What Doctors Can Learn from Nurses

Written by Laura Nelson '21
In the United States, we tend to subscribe to the belief that medicine is a hierarchy in which doctors call all of the shots. Nurses, in contrast, simply do as they are told. This assumption is deeply rooted in the patriarchal history of medicine, which has largely been rejected by modern practitioners in favor of a more progressive, team-based approach.

Trust in Your Fellow Americans: Advocating for DREAMers

Written by Juan Conde '21
What is it like to be a student advocate, to rally for change in society, and to bring attention to the education struggles of undocumented youth? It can be difficult, at times uplifting and at other times dispiriting, but always, at least for me, it has been necessary. I know that most Larner College of Medicine students are passionate about different social issues. We have a tradition of advocacy for many worthy causes, such as expanding access to healthcare, improving health equity, and providing leadership in underserved communities.

The Big Change Roundup & the Power of Community

Written by Candice Wolf '21
I developed an interest in healthcare during middle school when I was in and out of doctor’s appointments due to a medical condition that was difficult to diagnose. Throughout that process I felt alone, and my mother felt helpless, unable to help her child and unable to adequately communicate with the various physicians. I believe that her feelings of inadequacy and my feeling of isolation could have been remedied with a physician who was an effective communicator.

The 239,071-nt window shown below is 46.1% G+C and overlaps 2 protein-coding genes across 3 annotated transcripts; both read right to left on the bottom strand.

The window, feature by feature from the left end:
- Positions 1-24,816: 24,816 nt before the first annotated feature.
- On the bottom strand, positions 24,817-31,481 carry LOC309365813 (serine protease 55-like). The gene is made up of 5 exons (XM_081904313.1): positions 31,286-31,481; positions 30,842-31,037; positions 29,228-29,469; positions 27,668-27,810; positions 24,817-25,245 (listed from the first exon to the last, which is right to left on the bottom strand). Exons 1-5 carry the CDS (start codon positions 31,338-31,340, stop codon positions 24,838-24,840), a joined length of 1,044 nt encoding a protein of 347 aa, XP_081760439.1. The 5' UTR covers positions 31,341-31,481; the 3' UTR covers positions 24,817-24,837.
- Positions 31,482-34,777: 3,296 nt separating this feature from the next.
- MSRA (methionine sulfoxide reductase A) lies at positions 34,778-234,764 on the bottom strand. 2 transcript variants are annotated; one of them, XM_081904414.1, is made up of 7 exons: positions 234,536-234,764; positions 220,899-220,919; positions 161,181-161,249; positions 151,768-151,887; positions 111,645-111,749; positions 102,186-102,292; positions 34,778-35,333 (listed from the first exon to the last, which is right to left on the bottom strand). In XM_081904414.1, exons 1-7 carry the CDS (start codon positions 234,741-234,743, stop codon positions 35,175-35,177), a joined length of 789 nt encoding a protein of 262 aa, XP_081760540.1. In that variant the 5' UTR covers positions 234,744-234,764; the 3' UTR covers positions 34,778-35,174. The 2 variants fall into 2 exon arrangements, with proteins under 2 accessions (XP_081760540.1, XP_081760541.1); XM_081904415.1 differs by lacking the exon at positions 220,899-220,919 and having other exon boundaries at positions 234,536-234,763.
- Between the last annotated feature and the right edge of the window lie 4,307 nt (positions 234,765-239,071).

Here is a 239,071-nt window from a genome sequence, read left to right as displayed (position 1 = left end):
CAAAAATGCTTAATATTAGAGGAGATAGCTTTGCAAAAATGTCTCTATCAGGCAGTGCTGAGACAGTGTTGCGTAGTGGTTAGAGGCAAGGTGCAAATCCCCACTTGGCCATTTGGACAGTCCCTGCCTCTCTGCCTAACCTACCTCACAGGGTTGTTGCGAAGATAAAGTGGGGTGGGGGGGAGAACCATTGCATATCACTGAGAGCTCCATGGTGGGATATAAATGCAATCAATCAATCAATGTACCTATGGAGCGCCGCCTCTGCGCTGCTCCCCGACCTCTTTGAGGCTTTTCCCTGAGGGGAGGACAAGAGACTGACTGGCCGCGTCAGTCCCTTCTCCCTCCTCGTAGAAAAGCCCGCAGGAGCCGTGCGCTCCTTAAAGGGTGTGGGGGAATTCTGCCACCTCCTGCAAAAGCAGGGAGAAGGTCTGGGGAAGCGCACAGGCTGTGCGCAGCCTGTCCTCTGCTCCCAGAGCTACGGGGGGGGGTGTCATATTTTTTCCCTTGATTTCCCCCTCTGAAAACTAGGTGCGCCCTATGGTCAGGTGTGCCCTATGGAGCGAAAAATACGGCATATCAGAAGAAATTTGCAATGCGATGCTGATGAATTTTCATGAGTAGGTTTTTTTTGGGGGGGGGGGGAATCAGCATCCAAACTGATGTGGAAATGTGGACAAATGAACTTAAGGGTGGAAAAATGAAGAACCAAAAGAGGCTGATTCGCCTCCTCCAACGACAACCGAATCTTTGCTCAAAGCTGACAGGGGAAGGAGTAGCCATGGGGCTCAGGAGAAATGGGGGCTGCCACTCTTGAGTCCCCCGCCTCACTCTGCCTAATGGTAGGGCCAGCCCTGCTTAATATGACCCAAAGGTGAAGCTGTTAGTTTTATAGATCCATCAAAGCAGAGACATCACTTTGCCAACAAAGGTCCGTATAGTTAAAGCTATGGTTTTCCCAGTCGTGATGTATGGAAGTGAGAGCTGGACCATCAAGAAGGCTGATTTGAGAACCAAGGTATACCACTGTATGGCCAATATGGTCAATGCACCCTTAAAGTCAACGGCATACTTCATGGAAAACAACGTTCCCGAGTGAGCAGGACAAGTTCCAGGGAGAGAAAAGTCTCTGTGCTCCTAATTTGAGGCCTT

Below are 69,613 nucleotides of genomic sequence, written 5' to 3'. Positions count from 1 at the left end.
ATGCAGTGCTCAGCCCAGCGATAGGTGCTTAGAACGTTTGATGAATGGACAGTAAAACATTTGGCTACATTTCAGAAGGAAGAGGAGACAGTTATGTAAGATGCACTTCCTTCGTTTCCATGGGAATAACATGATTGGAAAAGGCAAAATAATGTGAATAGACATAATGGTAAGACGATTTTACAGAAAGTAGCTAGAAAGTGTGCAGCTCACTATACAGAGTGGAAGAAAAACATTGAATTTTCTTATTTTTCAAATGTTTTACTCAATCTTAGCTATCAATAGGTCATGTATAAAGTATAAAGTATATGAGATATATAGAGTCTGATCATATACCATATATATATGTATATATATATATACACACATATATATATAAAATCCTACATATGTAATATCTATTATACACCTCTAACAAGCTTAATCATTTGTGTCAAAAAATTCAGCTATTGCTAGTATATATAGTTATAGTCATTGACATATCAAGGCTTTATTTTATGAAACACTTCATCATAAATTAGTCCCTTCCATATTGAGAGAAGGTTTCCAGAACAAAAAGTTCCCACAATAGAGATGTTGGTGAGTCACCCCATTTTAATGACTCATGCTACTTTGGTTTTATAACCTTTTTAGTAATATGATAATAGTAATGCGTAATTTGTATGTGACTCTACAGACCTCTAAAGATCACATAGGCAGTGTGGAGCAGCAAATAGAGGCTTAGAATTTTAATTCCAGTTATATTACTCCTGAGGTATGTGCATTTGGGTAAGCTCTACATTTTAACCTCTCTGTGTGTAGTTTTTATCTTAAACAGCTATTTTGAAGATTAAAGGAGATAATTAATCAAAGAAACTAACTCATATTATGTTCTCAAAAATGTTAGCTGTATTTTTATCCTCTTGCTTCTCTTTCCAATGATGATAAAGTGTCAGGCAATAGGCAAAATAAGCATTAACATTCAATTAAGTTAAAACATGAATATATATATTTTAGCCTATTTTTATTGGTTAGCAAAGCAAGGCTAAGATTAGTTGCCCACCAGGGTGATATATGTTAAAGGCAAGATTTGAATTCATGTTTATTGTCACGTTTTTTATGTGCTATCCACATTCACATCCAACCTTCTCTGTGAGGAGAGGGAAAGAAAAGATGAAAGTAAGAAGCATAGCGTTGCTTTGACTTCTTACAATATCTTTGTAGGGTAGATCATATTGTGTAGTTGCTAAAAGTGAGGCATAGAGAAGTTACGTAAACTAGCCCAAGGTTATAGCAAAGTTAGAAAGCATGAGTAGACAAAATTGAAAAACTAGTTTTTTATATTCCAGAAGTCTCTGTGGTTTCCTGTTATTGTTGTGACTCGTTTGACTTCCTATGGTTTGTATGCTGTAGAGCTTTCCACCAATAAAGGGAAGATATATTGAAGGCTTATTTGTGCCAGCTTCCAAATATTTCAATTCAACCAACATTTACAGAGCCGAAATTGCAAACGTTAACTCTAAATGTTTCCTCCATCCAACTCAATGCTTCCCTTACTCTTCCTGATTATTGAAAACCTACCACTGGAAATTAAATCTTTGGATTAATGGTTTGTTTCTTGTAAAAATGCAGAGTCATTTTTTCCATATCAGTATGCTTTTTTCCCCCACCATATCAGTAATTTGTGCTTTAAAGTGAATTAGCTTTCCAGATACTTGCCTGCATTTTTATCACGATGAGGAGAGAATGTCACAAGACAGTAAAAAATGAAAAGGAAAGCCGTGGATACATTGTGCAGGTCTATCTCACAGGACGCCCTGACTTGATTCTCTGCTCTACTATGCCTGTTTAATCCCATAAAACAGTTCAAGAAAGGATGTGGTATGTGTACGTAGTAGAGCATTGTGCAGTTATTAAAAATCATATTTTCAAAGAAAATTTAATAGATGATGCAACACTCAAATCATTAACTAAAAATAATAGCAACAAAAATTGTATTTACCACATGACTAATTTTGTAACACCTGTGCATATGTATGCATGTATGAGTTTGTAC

“Am I Cut Out for Medicine?” (The Answer is ‘Yes’). And Other Fourth –Year Wisdom

By Vic Hudziak '18 and Julia Shatten '18
In the first and second years of medical school, the end goal – an M.D. – seems far away. But Vic Hudziak ’18 now knows that despite that first-year slow-mo feeling, four years actually flies by. She and classmate Julia Shatten ’18 have some great tips for current students and those getting ready for medical school.